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136 To Go…The Unbearable Slowness of Closing Guantánamo

We have offered our hospitality to human beings who suffered an atrocious kidnapping in Guantánamo

– Uruguayan President José Mujica, 5 December 2014

With the transfer from the US naval base in Guantánamo Bay of six men who had been held there without charge or trial for more than 12 years, there are now 136 detainees left at the base. This is the lowest number since mid-January 2002, nearly 13 years ago, a few days after these ill-judged and unlawful detainee operations began. The USA is reducing the detainee population, but is doing so at a glacial pace and by relying on others to do what it refuses to.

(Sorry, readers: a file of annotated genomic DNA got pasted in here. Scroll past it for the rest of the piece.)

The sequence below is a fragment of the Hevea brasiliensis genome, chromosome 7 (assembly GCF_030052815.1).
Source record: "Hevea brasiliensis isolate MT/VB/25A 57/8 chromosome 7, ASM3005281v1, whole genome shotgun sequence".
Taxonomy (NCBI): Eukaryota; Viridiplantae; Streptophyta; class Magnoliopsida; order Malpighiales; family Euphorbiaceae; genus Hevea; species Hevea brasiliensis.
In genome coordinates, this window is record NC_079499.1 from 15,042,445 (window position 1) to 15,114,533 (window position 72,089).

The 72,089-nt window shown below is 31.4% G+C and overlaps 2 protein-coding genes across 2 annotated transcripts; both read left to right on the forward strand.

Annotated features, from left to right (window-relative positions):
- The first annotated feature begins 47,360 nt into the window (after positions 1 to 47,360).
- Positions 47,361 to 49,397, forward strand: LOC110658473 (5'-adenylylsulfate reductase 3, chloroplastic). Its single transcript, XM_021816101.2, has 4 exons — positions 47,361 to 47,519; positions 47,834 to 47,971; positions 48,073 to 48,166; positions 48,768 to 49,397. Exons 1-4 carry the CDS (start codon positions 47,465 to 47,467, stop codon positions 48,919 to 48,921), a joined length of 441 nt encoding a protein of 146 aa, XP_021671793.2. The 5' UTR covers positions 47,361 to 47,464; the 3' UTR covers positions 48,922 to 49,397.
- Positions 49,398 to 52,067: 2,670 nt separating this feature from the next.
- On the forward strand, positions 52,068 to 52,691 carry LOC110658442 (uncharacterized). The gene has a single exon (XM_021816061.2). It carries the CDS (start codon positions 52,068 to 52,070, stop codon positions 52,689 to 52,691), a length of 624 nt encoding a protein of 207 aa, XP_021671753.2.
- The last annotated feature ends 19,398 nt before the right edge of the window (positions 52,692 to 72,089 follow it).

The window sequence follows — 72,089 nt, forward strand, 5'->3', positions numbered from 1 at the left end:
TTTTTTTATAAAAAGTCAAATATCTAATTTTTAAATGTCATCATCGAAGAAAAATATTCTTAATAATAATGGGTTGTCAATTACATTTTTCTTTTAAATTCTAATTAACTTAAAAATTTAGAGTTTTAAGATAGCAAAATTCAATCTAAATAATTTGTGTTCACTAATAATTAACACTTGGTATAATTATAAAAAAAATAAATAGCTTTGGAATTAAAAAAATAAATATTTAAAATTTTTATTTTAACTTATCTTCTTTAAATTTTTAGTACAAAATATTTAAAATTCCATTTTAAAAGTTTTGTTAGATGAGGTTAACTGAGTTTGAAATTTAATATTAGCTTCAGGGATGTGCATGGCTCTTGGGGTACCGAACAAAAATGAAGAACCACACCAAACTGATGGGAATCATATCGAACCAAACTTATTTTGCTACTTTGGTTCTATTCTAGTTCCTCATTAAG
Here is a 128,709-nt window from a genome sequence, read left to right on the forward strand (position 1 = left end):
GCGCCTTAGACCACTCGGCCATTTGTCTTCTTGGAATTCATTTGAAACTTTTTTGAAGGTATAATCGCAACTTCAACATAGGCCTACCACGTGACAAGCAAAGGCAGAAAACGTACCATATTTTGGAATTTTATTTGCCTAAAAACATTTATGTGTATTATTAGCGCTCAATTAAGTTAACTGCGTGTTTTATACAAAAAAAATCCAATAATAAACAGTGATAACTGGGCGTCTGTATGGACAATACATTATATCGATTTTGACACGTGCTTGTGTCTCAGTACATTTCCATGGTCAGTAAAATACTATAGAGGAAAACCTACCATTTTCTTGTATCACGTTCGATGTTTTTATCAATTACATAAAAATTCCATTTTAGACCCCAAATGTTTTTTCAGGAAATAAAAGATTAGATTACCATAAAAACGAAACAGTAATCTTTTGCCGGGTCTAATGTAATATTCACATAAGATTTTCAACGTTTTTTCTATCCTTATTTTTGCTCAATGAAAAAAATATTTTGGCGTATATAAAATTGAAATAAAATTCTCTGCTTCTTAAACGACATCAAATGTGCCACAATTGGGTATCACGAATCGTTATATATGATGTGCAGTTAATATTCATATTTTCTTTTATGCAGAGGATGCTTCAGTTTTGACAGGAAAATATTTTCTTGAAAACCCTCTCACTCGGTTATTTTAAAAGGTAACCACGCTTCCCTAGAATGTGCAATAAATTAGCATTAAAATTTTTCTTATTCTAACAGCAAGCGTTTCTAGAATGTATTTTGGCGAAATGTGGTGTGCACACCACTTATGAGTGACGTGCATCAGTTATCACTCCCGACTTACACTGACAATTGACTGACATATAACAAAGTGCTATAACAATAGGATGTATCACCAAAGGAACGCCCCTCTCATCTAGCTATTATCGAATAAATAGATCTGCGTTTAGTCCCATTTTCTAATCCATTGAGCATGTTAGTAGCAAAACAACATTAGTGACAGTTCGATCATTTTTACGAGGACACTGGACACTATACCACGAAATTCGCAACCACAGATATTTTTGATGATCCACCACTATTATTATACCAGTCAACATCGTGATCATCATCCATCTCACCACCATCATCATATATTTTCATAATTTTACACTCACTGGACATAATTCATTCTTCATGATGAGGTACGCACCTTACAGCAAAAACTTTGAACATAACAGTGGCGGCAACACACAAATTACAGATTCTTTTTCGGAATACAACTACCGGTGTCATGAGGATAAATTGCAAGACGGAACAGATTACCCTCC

It took about seven weeks to get the Guantánamo detention facility up and running – from Presidential order to the first detainees arriving on 11 January 2002. It is now around eight years since the US authorities say they have been working to shut it down, and we are approaching the fifth anniversary of the date – 22 January 2010 – by which President Barack Obama said that the prison camp would be closed and the detentions resolved.

Thus, as Amnesty International has previously pointed out, the country that was first to put a human being on the moon apparently cannot within any reasonable timeframe find its way to closing a prison its last two presidents have said does the country serious harm. Having set the detention facility up in a human rights vacuum, the USA’s shameful failure to close it stems from its continuing refusal to address the detentions as a human rights issue. The detainees remain prisoners of a US “global war” theory and domestic US politics.